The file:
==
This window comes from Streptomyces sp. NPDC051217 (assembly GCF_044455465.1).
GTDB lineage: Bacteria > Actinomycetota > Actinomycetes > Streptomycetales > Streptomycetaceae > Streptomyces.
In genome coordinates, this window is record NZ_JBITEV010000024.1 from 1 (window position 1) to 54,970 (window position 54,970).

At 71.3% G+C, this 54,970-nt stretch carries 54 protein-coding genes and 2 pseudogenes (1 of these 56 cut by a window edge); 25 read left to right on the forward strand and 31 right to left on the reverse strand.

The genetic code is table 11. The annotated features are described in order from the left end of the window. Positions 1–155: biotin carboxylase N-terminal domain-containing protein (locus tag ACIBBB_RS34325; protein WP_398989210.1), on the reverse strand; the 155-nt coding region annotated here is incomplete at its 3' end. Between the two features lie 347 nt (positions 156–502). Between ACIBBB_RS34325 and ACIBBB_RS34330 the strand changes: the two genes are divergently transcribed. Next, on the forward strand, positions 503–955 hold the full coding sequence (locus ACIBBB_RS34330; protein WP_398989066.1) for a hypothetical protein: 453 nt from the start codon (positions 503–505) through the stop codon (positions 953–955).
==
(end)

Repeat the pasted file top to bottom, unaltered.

This window comes from Streptomyces sp. NPDC051217 (assembly GCF_044455465.1).
GTDB lineage: Bacteria > Actinomycetota > Actinomycetes > Streptomycetales > Streptomycetaceae > Streptomyces.
In genome coordinates, this window is record NZ_JBITEV010000024.1 from 1 (window position 1) to 54,970 (window position 54,970).

At 71.3% G+C, this 54,970-nt stretch carries 54 protein-coding genes and 2 pseudogenes (1 of these 56 cut by a window edge); 25 read left to right on the forward strand and 31 right to left on the reverse strand.

The genetic code is table 11. The annotated features are described in order from the left end of the window. Positions 1–155: biotin carboxylase N-terminal domain-containing protein (locus tag ACIBBB_RS34325; protein WP_398989210.1), on the reverse strand; the 155-nt coding region annotated here is incomplete at its 3' end. Between the two features lie 347 nt (positions 156–502). Between ACIBBB_RS34325 and ACIBBB_RS34330 the strand changes: the two genes are divergently transcribed. Next, on the forward strand, positions 503–955 hold the full coding sequence (locus ACIBBB_RS34330; protein WP_398989066.1) for a hypothetical protein: 453 nt from the start codon (positions 503–505) through the stop codon (positions 953–955).